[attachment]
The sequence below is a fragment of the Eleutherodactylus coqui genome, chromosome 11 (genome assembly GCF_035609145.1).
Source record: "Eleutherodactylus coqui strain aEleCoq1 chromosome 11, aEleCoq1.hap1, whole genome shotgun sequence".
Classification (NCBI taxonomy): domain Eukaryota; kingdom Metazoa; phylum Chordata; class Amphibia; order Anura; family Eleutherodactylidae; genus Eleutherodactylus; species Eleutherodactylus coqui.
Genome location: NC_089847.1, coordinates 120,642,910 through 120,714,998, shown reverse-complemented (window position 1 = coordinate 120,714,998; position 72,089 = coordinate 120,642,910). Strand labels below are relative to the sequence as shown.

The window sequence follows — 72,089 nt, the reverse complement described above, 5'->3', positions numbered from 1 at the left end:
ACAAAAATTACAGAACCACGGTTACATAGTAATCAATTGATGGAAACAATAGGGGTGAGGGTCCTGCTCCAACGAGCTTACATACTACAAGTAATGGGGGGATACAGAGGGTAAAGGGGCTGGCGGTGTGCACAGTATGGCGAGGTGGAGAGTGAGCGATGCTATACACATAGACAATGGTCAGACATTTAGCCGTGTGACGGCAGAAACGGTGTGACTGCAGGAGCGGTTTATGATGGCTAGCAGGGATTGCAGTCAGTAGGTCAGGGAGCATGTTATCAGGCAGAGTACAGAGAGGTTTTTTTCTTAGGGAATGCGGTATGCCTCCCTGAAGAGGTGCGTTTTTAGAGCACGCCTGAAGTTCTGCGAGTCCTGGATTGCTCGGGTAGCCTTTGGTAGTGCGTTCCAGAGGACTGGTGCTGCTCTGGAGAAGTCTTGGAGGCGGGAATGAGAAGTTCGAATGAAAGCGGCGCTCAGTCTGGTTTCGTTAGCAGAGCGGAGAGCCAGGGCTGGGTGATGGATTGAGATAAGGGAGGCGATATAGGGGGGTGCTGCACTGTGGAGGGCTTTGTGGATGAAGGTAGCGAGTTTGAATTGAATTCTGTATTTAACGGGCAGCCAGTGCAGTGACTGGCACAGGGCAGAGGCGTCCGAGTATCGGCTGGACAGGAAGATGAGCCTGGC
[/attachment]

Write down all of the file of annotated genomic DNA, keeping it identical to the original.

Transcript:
The sequence below is a fragment of the Eleutherodactylus coqui genome, chromosome 11 (genome assembly GCF_035609145.1).
Source record: "Eleutherodactylus coqui strain aEleCoq1 chromosome 11, aEleCoq1.hap1, whole genome shotgun sequence".
Classification (NCBI taxonomy): domain Eukaryota; kingdom Metazoa; phylum Chordata; class Amphibia; order Anura; family Eleutherodactylidae; genus Eleutherodactylus; species Eleutherodactylus coqui.
Genome location: NC_089847.1, coordinates 120,642,910 through 120,714,998, shown reverse-complemented (window position 1 = coordinate 120,714,998; position 72,089 = coordinate 120,642,910). Strand labels below are relative to the sequence as shown.

The window sequence follows — 72,089 nt, the reverse complement described above, 5'->3', positions numbered from 1 at the left end:
ACAAAAATTACAGAACCACGGTTACATAGTAATCAATTGATGGAAACAATAGGGGTGAGGGTCCTGCTCCAACGAGCTTACATACTACAAGTAATGGGGGGATACAGAGGGTAAAGGGGCTGGCGGTGTGCACAGTATGGCGAGGTGGAGAGTGAGCGATGCTATACACATAGACAATGGTCAGACATTTAGCCGTGTGACGGCAGAAACGGTGTGACTGCAGGAGCGGTTTATGATGGCTAGCAGGGATTGCAGTCAGTAGGTCAGGGAGCATGTTATCAGGCAGAGTACAGAGAGGTTTTTTTCTTAGGGAATGCGGTATGCCTCCCTGAAGAGGTGCGTTTTTAGAGCACGCCTGAAGTTCTGCGAGTCCTGGATTGCTCGGGTAGCCTTTGGTAGTGCGTTCCAGAGGACTGGTGCTGCTCTGGAGAAGTCTTGGAGGCGGGAATGAGAAGTTCGAATGAAAGCGGCGCTCAGTCTGGTTTCGTTAGCAGAGCGGAGAGCCAGGGCTGGGTGATGGATTGAGATAAGGGAGGCGATATAGGGGGGTGCTGCACTGTGGAGGGCTTTGTGGATGAAGGTAGCGAGTTTGAATTGAATTCTGTATTTAACGGGCAGCCAGTGCAGTGACTGGCACAGGGCAGAGGCGTCCGAGTATCGGCTGGACAGGAAGATGAGCCTGGC